Sadie, by Toyin Ojih Odutola, and Zadie Smith. Image: National Portrait Gallery/Dominique Nabokov

Sadie, by Toyin Ojih Odutola, and Zadie Smith. Image: National Portrait Gallery/Dominique Nabokov

London's galleries and museums are beginning to re-open after lockdown, and there's a new portrait hanging in the National Portrait Gallery to go and see.

Zadie Smith now joins authors such as Jane Austen, the Bronte Sisters and James Baldwin in having her portrait in the gallery's collection. The gallery commissioned Toyin Ojih Odutola to paint Smith's portrait, which Odutola has named Sadie, after Smith's real name. 

Both artist and author have admired one another's work for many years, and Smith said the work - and being the subject of it - was "incredible" in an interview with the gallery. The piece also has historic resonance: Smith's afro will be the first of its kind on a portait of a woman in the gallery, a fact the writer said she delighted in.

More broadly, Smith said the work held significance, knowing that Black children would be able to "look at images of black people that require no self harm to appreciate, and to which they can bring the questions and curiosities of art rather than the desperate enquiries of identification and projection (“Is that really how I am seen by others?”)",  which Smith said made her "so happy".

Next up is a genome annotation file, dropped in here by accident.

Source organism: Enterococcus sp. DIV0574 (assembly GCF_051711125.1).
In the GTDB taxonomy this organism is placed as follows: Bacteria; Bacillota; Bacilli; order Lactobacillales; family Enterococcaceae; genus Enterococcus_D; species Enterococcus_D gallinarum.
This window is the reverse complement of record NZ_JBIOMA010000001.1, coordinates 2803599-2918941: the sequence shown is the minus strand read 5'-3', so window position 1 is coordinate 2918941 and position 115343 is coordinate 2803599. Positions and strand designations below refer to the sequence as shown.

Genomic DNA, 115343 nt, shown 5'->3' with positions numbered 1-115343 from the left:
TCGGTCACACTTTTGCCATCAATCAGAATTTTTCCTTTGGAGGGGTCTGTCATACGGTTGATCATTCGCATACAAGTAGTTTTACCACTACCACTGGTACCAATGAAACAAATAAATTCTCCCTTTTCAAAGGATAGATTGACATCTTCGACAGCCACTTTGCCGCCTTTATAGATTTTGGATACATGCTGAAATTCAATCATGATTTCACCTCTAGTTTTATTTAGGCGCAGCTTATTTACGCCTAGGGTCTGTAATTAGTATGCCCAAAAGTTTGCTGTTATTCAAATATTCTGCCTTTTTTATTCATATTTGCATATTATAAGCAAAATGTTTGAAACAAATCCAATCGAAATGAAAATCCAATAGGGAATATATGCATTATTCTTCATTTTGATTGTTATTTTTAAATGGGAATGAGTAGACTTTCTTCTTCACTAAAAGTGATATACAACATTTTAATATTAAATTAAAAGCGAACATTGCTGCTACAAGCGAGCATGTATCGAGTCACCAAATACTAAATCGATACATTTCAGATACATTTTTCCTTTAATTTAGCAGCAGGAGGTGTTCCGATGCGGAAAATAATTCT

The portrait anticipates the release of Smith's next publication, Intimations, a collection of essays written during lockdown that examines and asks questions about humankind's response to crisis and suffering.

The National Portrait Gallery is currently closed for refurbishment, but you can look at Sadie online here.

  • Intimations

  • Deeply personal and powerfully moving, a short and timely series of essays on the experience of lockdown, by one of the most clear-sighted and essential writers of our time

    From the critically acclaimed author of Feel Free, Swing Time, White Teeth and many more

    'There will be many books written about the year 2020: historical, analytic, political and comprehensive accounts. This is not any of those - the year isn't half-way done. What I've tried to do is organize some of the feelings and thoughts that events, so far, have provoked in me, in those scraps of time the year itself has allowed. These are above all personal essays: small by definition, short by necessity.'

    Crafted with the sharp intelligence, wit and style that have won Zadie Smith millions of fans, and suffused with a profound intimacy and tenderness in response to these unprecedented times, Intimations is a vital work of art, a gesture of connection and an act of love - an essential book in extraordinary times.

  • Buy the book

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